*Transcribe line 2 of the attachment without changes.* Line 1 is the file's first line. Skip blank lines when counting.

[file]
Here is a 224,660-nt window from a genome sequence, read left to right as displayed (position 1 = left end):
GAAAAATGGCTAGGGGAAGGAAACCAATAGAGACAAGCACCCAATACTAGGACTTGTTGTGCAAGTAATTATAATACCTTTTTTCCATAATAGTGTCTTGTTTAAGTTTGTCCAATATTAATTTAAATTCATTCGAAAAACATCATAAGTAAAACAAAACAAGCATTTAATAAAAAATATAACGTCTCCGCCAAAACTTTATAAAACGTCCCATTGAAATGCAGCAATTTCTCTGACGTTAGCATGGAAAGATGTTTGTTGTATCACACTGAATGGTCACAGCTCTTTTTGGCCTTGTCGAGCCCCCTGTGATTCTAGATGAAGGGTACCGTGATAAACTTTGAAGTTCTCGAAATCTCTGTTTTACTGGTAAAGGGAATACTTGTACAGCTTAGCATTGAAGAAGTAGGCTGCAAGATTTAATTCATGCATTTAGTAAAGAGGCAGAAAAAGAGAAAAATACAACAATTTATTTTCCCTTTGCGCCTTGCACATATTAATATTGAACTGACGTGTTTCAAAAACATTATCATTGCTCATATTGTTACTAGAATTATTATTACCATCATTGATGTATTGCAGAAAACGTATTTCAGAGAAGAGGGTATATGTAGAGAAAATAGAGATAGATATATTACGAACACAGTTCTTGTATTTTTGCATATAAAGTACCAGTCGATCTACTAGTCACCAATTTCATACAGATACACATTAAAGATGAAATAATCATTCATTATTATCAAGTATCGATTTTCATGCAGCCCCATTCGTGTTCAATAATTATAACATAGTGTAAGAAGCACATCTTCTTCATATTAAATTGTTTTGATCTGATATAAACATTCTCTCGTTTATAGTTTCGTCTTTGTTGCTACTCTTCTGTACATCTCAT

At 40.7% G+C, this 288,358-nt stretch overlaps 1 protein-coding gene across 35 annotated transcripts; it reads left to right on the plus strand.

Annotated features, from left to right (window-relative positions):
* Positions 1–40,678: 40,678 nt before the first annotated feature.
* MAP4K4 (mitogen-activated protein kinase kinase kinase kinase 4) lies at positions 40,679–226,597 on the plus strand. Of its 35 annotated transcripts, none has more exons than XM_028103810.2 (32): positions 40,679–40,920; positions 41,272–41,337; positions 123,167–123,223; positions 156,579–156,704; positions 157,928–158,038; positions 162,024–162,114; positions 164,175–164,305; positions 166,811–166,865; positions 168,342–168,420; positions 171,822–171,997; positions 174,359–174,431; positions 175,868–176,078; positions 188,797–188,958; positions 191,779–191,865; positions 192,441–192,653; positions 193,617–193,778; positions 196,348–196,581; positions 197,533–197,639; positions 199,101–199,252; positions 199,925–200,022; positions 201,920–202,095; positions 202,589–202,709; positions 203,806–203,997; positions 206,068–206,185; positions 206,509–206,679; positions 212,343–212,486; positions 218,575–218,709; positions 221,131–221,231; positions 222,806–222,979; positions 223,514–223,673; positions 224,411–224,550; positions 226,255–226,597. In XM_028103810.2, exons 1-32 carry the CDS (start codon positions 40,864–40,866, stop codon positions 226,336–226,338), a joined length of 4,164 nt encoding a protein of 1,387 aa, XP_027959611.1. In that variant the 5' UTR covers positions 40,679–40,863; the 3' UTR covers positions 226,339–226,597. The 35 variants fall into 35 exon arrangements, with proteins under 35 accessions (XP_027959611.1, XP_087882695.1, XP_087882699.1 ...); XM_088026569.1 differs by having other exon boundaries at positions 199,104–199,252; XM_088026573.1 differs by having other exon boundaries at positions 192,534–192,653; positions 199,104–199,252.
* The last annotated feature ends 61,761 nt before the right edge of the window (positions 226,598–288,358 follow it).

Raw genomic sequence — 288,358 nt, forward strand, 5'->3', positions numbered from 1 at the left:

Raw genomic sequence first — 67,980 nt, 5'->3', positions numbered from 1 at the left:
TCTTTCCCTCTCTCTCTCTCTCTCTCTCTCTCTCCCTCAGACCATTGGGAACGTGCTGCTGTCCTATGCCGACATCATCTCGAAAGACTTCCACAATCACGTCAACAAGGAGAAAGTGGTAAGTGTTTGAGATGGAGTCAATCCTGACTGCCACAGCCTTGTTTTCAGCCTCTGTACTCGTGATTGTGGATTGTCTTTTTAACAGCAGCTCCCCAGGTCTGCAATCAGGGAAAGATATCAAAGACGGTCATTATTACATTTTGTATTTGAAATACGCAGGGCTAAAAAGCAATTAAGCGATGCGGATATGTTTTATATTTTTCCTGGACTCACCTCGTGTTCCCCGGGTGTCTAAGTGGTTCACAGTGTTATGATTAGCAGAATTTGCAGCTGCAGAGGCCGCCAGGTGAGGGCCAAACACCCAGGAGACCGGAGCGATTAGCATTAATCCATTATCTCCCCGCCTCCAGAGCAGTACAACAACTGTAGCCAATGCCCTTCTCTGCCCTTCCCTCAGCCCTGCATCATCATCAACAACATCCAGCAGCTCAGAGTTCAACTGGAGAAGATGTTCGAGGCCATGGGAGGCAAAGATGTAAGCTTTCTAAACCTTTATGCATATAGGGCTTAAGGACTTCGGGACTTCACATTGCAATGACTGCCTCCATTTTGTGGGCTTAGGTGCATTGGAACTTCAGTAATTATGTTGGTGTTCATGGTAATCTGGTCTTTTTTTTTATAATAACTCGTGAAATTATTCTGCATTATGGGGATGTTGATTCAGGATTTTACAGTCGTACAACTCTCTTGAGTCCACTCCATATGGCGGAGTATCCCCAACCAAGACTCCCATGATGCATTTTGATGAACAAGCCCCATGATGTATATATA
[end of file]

GAAAAATGGCTAGGGGAAGGAAACCAATAGAGACAAGCACCCAATACTAGGACTTGTTGTGCAAGTAATTATAATACCTTTTTTCCATAATAGTGTCTTGTTTAAGTTTGTCCAATATTAATTTAAATTCATTCGAAAAACATCATAAGTAAAACAAAACAAGCATTTAATAAAAAATATAACGTCTCCGCCAAAACTTTATAAAACGTCCCATTGAAATGCAGCAATTTCTCTGACGTTAGCATGGAAAGATGTTTGTTGTATCACACTGAATGGTCACAGCTCTTTTTGGCCTTGTCGAGCCCCCTGTGATTCTAGATGAAGGGTACCGTGATAAACTTTGAAGTTCTCGAAATCTCTGTTTTACTGGTAAAGGGAATACTTGTACAGCTTAGCATTGAAGAAGTAGGCTGCAAGATTTAATTCATGCATTTAGTAAAGAGGCAGAAAAAGAGAAAAATACAACAATTTATTTTCCCTTTGCGCCTTGCACATATTAATATTGAACTGACGTGTTTCAAAAACATTATCATTGCTCATATTGTTACTAGAATTATTATTACCATCATTGATGTATTGCAGAAAACGTATTTCAGAGAAGAGGGTATATGTAGAGAAAATAGAGATAGATATATTACGAACACAGTTCTTGTATTTTTGCATATAAAGTACCAGTCGATCTACTAGTCACCAATTTCATACAGATACACATTAAAGATGAAATAATCATTCATTATTATCAAGTATCGATTTTCATGCAGCCCCATTCGTGTTCAATAATTATAACATAGTGTAAGAAGCACATCTTCTTCATATTAAATTGTTTTGATCTGATATAAACATTCTCTCGTTTATAGTTTCGTCTTTGTTGCTACTCTTCTGTACATCTCAT